The youngest player in AAGPBL history, Dorothy “Dottie” Schroeder was 15 years old when she started her professional baseball career with the South Bend Blue Sox. She holds the record for most games played (1,249) and was the only to play in all 12 seasons of the AAGPBL. She racked up the most career RBIs in the league with 431, and was also a stellar shortstop described as a “vacuum.” (Photo by Zim via the Louisville Slugger Museum)
Library of Congress 1862 Civil War Quilts .. Sewing machines were considered the machinery of war because uniforms were sewed on them. Union soldiers often destroyed machines when they came upon them. Breaking the needles was enough. With the blockade, Southerners had a hard time getting replacements.
Harriet Jacobs: Escaped slave, author, abolitionist, Civil War relief worker, reformer. Friends later convinced her to write an account of her life as a slave. The book, Incidents in the Life of a Slave Girl, was one of the first open discussions about the sexual harassment and abuse endured by slave women -- a topic that even made many abolitionists uncomfortable.~~~~ I have the book (reprinted, of course). The photo, I don't get - this woman is white.
The Angel of Gettysburg: Elizabeth Thorn | Her obituaries say merely that she witnessed the Battle of Gettysburg. ... They did not report how she did her duty in the aftermath of the battle. Working almost entirely without help, in the heat and storms of that July, among the rotting corpses of men and horses, she dug graves in the rocky soil and buried over one hundred soldiers.
Iva Ikuko Toguri D'Aquino, known as "Tokyo Rose", was an American citizen who participated in English-language propaganda broadcasts by Radio Tokyo to Allied soldiers in the South Pacific during World War II. At the end of the war, she was held for a year, released, and was subsequently charged with high treason and received a 10-year sentence. She was pardoned by President Ford in 1977 and died in 2006 at the age of 90.
Nathan Greene For I Was Thirsty #NathanGreene #Americana-Nostalgia. "I Was Thirsty" depicts the true story of Confederate Sergeant Richard Kirkland during the Civil War battle of Fredricksburg. After a fierce battle on Dec 13, 1862, the scene shifted from heavy fighting to intense suffering. Sergeant Kirkland decided to do something about it by helping the fallen Union enemy soldiers crying for help. He carried water and warm clothing to the suffering.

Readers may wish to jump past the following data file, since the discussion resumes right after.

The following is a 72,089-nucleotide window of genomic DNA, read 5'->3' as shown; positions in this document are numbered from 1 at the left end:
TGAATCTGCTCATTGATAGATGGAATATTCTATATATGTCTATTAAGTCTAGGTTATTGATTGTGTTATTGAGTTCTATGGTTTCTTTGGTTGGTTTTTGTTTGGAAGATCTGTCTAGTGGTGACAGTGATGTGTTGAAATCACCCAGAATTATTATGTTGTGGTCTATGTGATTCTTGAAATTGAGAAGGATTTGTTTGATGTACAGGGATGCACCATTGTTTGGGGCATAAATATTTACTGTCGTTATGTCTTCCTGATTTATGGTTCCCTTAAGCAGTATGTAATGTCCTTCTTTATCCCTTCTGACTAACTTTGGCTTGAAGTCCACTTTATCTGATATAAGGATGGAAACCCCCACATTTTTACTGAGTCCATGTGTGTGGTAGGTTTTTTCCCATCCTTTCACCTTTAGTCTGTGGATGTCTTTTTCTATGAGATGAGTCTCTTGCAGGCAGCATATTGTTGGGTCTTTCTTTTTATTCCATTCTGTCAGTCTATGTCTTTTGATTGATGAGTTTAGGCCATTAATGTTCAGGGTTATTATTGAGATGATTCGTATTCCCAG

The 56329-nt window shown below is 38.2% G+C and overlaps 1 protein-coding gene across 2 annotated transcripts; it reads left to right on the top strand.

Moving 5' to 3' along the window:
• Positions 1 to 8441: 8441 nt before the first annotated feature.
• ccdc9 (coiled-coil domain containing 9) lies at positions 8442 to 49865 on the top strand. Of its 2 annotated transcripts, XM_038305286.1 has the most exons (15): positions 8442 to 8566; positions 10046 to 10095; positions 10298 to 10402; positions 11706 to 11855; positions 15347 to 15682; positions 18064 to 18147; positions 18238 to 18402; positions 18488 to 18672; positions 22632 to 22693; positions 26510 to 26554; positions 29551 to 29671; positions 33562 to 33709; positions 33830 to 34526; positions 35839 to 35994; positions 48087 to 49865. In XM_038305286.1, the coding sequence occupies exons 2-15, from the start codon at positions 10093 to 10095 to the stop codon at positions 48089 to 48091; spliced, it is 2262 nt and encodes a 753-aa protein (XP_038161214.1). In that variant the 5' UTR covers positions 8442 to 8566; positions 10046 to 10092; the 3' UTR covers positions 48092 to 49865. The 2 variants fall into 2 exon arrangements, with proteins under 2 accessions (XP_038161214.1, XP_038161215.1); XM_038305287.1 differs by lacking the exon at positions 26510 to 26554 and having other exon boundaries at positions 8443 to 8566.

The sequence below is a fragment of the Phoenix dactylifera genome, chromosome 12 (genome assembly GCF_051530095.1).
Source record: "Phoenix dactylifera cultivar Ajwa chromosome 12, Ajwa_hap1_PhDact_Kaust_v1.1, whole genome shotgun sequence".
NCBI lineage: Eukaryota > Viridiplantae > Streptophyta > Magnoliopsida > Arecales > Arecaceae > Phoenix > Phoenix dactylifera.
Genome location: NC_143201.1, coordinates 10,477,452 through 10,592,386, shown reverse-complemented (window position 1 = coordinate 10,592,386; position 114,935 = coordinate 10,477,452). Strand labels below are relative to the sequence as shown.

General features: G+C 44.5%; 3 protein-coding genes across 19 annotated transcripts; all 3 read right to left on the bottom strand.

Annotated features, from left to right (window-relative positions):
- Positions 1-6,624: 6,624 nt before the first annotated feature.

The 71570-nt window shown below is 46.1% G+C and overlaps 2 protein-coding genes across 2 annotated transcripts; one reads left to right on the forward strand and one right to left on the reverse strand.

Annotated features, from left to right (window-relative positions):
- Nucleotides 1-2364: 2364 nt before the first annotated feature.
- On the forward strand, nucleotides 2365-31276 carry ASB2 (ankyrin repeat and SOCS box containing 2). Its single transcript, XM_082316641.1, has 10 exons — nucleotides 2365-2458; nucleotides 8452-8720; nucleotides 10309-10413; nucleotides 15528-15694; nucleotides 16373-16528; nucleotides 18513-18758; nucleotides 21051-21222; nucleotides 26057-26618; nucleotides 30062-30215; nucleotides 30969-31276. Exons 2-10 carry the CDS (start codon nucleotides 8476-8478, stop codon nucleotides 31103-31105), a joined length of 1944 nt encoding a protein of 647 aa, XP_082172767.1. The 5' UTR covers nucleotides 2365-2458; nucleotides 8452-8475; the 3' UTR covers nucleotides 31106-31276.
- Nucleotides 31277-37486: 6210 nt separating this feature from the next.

James "Jim" Bowie (c. 1796 – March 6, 1836) - American pioneer, soldier, smuggler, slave trader, and land speculator, who played a prominent role in the Texas Revolution, culminating in his death at the Battle of the Alamo.
Elizabeth of Bavaria, Queen of Belgium. During WWI established a hospital and worked as a nurse caring for soldiers and civilians. During WWII German occupation of Belgium she used her influence as Queen and German connections to assist in rescuing hundreds of Jewish children from the Nazis for which she was awarded the title Righteous Among the Nations by the Israeli government
An East German soldier helping a boy cross the newly formed ‘Berlin Wall,’ 1961. The boy was found on the opposite side of the wall from his family. Despite given orders by the East German government to let no one pass, the soldier helped the boy through the barbwire.
Molly Pitcher - At the Battle of Monmouth in June 1778, Mary attended to the Revolutionary soldiers by giving them water. As her husband was carried off the battlefield, Mary took his place at the cannon.
Robert Graves, c. 1914, age 19. Reported dead at the Somme, Graves was one of the few of his generation to survive World War I. He became a translator, poet, and novelist, and was the author of I, Claudius. Graves died at the age of 90 in 1985.
"I am not ashamed of the court's verdict. On the contrary, I am proud to have saved the lives of hundreds of oppressed people. My assistance to Jews was rooted in my Christian world outlook… It was basically a question of saving human lives threatened with death. How could I then seriously consider bureaucratic schemes and calculations? " Paul Grüninger, Swiss border policeman who illegally allowed 3,600 desperate Jews entry to Switzerland. Lost his job and pension, died in poverty.